In a series of recent articles, we've talked a little bit about high dynamic range (HDR) screens, and how they could well revolutionise the way that we watch content. 4K was expected to be this change, but so far hasn't quite taken off as many thought it would. HDR, on the other hand, provides an experience that is radically different to current screens at home or in the cinema, and may just be the next big step in delivering cinematic experiences.
HDR displays are able to play video with a far greater range of contrast and colour.
To briefly recap, HDR displays are able to play video with a far greater range of contrast and colour. This results in images that look much closer to what our eyes pick up, and that are both immersive and awe-inspiring. The technology is still in the early stages of development, and we may not see a wide rollout for another few years, but the signs are promising. Indeed, many distributors such as Netflix and Amazon have already introduced some streamable HDR content, and UHD Blu-ray could very well be the platform that brings HDR to the masses.
The question for filmmakers, then, is how to best create HDR movies to best utilise this new technology. That's what we'll take a look at in this article, and you may just find that you're closer to HDR than you realise. Read on to find out more.
Shooting for HDR displays
The first step in capturing images for display on an HDR screen is your camera. You'll need one with a high dynamic range, in order to capture all the detail that these displays can show. At the moment, the upper echelon of dynamic range sits at about 15 stops, but it's important to remember that this can sometimes be a theoretical number, and in certain environments the useable range may be lower. To maximise your dynamic range, think carefully about location and lighting, and it may be worth running a few tests to work out how much you have to work with.
The other key element of shooting for HDR is the Log format. This is different to RAW in that the footage is still video, but the gamma curve pulls a far greater amount of data from the sensor. Log footage will look very flat and lifeless when you first see it, but don't let that put you off. With a bit of grading, there's a beautiful image, full of depth, that's waiting to be revealed.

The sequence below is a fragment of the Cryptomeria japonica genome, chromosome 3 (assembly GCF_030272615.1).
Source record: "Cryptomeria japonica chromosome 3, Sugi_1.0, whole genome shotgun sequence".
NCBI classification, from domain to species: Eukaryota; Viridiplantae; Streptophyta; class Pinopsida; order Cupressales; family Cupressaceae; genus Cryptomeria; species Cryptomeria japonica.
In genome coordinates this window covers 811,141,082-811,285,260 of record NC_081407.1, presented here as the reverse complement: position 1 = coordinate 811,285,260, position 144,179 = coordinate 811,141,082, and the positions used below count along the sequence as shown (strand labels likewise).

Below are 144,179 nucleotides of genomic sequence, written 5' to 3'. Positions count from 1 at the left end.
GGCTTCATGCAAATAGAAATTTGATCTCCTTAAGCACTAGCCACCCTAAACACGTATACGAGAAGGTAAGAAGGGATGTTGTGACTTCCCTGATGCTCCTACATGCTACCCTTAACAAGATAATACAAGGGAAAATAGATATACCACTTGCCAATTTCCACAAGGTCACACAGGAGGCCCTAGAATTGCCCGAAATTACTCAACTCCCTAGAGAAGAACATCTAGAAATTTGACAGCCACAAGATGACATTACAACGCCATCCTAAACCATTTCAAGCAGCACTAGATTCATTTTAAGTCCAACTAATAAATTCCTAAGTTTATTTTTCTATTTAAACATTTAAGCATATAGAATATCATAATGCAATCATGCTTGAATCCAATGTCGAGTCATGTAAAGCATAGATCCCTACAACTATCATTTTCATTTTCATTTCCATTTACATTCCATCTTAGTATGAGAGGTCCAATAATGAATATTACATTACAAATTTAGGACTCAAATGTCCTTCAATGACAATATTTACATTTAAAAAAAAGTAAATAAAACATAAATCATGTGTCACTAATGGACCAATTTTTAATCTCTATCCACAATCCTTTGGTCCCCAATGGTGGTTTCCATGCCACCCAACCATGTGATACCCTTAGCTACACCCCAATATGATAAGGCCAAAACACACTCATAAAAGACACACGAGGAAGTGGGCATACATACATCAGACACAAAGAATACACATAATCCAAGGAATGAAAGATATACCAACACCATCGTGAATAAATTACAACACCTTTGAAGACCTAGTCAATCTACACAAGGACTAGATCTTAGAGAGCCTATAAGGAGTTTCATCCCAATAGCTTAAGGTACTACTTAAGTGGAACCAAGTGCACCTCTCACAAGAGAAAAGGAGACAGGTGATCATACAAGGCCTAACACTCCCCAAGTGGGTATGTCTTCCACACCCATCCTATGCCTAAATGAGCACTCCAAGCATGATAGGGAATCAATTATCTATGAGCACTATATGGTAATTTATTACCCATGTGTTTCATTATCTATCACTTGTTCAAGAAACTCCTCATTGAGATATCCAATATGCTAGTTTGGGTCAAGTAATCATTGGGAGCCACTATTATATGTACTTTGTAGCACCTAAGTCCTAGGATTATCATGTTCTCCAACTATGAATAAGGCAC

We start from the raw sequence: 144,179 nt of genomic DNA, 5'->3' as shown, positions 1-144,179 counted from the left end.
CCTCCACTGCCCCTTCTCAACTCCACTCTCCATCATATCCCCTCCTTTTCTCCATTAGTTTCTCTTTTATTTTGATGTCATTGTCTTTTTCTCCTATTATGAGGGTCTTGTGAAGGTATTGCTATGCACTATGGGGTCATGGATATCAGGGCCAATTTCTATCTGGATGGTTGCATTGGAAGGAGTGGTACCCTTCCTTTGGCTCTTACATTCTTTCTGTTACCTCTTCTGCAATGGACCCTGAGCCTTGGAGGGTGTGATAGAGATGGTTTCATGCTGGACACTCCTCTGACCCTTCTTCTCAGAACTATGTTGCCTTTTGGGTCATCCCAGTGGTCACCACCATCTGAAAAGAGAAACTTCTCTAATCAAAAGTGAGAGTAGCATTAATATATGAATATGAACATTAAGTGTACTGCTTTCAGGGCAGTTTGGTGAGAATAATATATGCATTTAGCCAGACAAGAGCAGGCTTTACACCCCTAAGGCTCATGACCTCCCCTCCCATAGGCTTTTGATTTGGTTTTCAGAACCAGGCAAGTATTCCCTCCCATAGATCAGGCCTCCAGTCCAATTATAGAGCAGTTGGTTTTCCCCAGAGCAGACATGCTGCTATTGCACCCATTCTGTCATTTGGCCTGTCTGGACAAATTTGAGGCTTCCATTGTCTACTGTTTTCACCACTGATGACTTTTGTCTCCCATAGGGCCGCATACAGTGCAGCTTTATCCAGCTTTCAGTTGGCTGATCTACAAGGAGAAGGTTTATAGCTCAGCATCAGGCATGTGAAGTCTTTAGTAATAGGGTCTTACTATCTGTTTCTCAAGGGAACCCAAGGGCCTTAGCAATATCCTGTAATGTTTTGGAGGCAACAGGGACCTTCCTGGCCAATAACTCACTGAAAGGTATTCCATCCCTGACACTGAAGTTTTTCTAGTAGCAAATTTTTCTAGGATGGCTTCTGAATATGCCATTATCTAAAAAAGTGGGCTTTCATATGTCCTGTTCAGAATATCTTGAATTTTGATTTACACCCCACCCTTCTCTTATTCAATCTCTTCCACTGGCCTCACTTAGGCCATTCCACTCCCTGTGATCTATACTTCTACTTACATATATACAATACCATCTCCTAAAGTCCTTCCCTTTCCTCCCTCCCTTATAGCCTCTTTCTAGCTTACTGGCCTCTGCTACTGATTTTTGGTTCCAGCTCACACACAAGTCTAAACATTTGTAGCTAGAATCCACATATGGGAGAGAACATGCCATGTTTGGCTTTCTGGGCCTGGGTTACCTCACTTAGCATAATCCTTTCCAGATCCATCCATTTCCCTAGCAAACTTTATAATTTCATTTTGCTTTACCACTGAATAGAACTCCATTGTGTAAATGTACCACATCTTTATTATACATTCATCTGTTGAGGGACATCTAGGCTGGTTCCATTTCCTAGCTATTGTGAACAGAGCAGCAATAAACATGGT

— Visual Impact Group (@Visual_ImpactUK) August 1, 2016
The great thing about HDR compared to say, 4K technology, is that it doesn't require a radical upgrade in equipment. There are many cameras out there with a wide dynamic range and the capability to shoot Log – Canon and Sony each have their own proprietary versions of the gamma curve. The only real missing link is the ability to actually see how the finished project might look on an HDR display.
Obviously this is very important, from elements like composition all the way through to lighting. What you'll need is an on-set monitor capable of reproducing Log and HDR images at a high brightness level. Compared to camera monitors, which can often be a bit hard to see, these specialised screens are perfect for making sure that all of your footage is exactly how you want it.
Image processing technology allows you to shoot with a Log profile, but monitor without the flatness.
A great example is the Atomos Flame Series of monitors. These have a whopping 1500-nit brightness, so they're easily visible even in glaring sunshine. Perhaps most importantly, though, this new generation of monitors come equipped with AtomHDR. This image processing technology allows you to shoot with a Log profile, but monitor without the flatness that can make composition and lighting difficult.
Of course, HDR is still a young format, and the displays may still be a while away, but there's nothing to stop enterprising filmmakers from getting out there and experimenting with Log to explore the different options that may define the future of video. For more information, get in touch with DVT today.
Fremont, CA - December 9, 2015 - Blackmagic Design today announced that BAFTA award ..
ONE - Turns standard GigE LAN into a live production network Unlike IP-based workflows that ..
Bright Tangerine has recently released two new products. In this article we'll dive into ..
Fremont, CA - October 13, 2015 - Blackmagic Design today announced that numerous Blackmagic ..
Fremont, CA - January 25, 2017 - Blackmagic Design today announced that more than ..